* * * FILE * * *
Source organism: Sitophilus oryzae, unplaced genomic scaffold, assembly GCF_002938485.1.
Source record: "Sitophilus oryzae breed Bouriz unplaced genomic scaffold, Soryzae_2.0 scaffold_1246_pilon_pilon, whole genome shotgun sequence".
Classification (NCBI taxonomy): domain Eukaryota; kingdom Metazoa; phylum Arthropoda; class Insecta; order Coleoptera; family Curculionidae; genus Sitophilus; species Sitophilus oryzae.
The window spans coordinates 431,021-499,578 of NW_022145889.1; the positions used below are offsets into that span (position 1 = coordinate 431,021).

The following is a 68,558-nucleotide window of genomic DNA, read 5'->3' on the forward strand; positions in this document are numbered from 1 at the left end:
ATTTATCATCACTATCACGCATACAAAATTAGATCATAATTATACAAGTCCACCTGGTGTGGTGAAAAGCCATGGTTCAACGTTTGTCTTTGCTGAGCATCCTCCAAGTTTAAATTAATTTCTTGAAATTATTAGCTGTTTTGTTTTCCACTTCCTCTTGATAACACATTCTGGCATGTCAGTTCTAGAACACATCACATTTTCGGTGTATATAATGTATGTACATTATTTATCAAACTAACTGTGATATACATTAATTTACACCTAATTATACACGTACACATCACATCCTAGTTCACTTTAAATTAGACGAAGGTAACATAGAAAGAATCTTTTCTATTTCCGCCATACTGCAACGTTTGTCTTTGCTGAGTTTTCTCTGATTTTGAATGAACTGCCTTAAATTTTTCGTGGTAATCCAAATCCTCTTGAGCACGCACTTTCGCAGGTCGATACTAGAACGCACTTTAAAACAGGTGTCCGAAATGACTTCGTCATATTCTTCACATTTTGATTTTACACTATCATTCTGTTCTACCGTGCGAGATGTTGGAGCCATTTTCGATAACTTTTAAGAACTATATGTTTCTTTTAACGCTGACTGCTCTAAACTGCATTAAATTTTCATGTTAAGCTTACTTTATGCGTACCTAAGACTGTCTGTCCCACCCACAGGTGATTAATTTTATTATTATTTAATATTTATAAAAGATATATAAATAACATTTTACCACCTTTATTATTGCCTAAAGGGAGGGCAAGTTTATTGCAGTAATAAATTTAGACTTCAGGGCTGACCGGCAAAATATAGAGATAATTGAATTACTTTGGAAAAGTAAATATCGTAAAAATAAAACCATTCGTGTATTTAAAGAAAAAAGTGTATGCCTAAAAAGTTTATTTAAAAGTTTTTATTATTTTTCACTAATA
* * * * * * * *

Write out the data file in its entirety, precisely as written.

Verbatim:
Source organism: Sitophilus oryzae, unplaced genomic scaffold, assembly GCF_002938485.1.
Source record: "Sitophilus oryzae breed Bouriz unplaced genomic scaffold, Soryzae_2.0 scaffold_1246_pilon_pilon, whole genome shotgun sequence".
Classification (NCBI taxonomy): domain Eukaryota; kingdom Metazoa; phylum Arthropoda; class Insecta; order Coleoptera; family Curculionidae; genus Sitophilus; species Sitophilus oryzae.
The window spans coordinates 431,021-499,578 of NW_022145889.1; the positions used below are offsets into that span (position 1 = coordinate 431,021).

The following is a 68,558-nucleotide window of genomic DNA, read 5'->3' on the forward strand; positions in this document are numbered from 1 at the left end:
ATTTATCATCACTATCACGCATACAAAATTAGATCATAATTATACAAGTCCACCTGGTGTGGTGAAAAGCCATGGTTCAACGTTTGTCTTTGCTGAGCATCCTCCAAGTTTAAATTAATTTCTTGAAATTATTAGCTGTTTTGTTTTCCACTTCCTCTTGATAACACATTCTGGCATGTCAGTTCTAGAACACATCACATTTTCGGTGTATATAATGTATGTACATTATTTATCAAACTAACTGTGATATACATTAATTTACACCTAATTATACACGTACACATCACATCCTAGTTCACTTTAAATTAGACGAAGGTAACATAGAAAGAATCTTTTCTATTTCCGCCATACTGCAACGTTTGTCTTTGCTGAGTTTTCTCTGATTTTGAATGAACTGCCTTAAATTTTTCGTGGTAATCCAAATCCTCTTGAGCACGCACTTTCGCAGGTCGATACTAGAACGCACTTTAAAACAGGTGTCCGAAATGACTTCGTCATATTCTTCACATTTTGATTTTACACTATCATTCTGTTCTACCGTGCGAGATGTTGGAGCCATTTTCGATAACTTTTAAGAACTATATGTTTCTTTTAACGCTGACTGCTCTAAACTGCATTAAATTTTCATGTTAAGCTTACTTTATGCGTACCTAAGACTGTCTGTCCCACCCACAGGTGATTAATTTTATTATTATTTAATATTTATAAAAGATATATAAATAACATTTTACCACCTTTATTATTGCCTAAAGGGAGGGCAAGTTTATTGCAGTAATAAATTTAGACTTCAGGGCTGACCGGCAAAATATAGAGATAATTGAATTACTTTGGAAAAGTAAATATCGTAAAAATAAAACCATTCGTGTATTTAAAGAAAAAAGTGTATGCCTAAAAAGTTTATTTAAAAGTTTTTATTATTTTTCACTAATA